"In other words," Glassgold said, "we recommend that psychologists be completely honest about the likelihood of sexual orientation change, and that they help clients explore their assumptions and goals with respect to both religion and sexuality."
The National Association for Research and Therapy of Homosexuality (NARTH) refuted the APA's claims in a meta-analysis they issued in their Journal of Human Sexuality. They showed that over 100 years of research indicates that treatment for unwanted homosexuality can be beneficial. According to their analysis of the research, reparative therapy is effective and is generally not harmful. They demonstrate, further, that pathology has been found to be significantly greater in the homosexual community.
In a press release issued today, NARTH Vice-President of Operations David Pruden expressed appreciation for the APA's recognition of the importance of faith and religious diversity, but accused the organization of bias in its selection of the task force.
"The task force reflected virtually no ideological diversity," he says. "No APA member who offers reorientation therapy was allowed to join the task force. In fact, one can make the case that every member of the task force can be classified as an activist.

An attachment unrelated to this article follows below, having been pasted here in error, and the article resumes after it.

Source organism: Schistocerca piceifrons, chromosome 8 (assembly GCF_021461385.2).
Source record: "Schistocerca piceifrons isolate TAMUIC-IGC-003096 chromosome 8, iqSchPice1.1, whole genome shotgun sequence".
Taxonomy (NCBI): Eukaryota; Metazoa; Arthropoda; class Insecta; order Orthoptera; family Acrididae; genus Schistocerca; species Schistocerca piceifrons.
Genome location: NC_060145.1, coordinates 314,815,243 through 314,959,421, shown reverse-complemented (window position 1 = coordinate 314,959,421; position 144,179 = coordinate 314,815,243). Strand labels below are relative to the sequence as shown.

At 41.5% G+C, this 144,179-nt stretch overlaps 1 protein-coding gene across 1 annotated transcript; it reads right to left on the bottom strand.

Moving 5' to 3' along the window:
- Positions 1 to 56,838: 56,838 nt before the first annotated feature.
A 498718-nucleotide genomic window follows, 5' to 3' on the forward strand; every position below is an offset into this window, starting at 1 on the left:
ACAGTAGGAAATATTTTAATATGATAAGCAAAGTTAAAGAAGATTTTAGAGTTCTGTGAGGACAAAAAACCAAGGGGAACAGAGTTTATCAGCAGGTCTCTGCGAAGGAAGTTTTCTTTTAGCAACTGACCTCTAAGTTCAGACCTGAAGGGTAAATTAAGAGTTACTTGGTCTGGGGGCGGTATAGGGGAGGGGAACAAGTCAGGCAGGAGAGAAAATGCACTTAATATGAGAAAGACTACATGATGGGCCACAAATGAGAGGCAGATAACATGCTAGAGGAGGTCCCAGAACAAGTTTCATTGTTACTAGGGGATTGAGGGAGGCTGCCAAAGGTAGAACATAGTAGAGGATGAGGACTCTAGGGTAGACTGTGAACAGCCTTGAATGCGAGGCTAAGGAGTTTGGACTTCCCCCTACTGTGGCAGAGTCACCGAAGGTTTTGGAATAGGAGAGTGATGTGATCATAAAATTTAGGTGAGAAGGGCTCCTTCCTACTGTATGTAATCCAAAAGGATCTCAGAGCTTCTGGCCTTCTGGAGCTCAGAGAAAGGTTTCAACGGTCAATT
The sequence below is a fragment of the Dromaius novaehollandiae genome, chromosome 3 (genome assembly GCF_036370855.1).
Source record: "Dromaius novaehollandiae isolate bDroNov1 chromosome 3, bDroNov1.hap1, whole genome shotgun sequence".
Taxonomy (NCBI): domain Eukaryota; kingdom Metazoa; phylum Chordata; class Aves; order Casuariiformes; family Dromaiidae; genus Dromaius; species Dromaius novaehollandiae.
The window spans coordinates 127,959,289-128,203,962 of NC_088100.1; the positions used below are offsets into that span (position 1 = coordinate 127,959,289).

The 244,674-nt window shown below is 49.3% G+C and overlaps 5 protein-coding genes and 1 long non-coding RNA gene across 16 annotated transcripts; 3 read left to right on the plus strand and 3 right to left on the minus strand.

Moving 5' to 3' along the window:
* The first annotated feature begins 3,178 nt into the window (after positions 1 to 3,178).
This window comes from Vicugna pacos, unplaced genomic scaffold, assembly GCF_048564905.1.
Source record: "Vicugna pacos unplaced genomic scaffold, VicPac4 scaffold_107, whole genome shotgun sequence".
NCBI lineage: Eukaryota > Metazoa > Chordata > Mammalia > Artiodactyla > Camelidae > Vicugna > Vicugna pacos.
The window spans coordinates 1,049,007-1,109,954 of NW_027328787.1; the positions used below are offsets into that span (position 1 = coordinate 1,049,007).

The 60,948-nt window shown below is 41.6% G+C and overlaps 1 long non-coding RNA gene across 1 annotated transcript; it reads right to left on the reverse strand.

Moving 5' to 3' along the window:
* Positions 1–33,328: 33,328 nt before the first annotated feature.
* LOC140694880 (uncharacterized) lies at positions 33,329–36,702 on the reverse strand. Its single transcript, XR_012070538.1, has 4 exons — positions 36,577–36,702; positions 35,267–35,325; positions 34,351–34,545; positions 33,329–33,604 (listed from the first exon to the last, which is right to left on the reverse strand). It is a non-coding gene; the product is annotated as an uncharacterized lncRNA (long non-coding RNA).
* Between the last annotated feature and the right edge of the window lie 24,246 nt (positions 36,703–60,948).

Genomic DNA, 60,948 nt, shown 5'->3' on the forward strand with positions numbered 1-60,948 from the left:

"They selected and interpreted studies that fit within their innate and immutable view," he continues, pointing out two key studies that they omitted, and one that they downplayed. "Had the task force been more neutral in their approach, they could have arrived at only one conclusion: homosexuality is not invariable fixed in all people, and some people can and do change, not just in terms of behavior and identity but in core features of sexual orientation such as fantasy and attractions."
Regarding the potential for harm associated with treatment, "as in all provisions of psychological care, the possibility exists that the client may not be happy with the outcome," Pruden comments. "Further, if some clients are dissatisfied with the therapeutic outcome, as in therapy for other issues, the possibility for dissatisfaction appears to be outweighed by the potential gains. The possibility of dissatisfaction also seems insignificant when compared to the substantial medical, emotional, and physical risks associated with homosexual behavior."
"NARTH would suggest that these medical and emotional risks," he concludes, "along with the incongruity of homosexual behavior with the personal and religious values of many people will continue to be the motivation for some individuals to seek assistance for their unwanted homosexual attraction."
See related LifeSiteNews.com coverage:
Mega Analysis of Over 100 Years of Research Shows Treatment for Unwanted Homosexuality Beneficial
Kinsey: Crime of the Century
The Mother of the Homosexual Movement - Evelyn Hooker PhD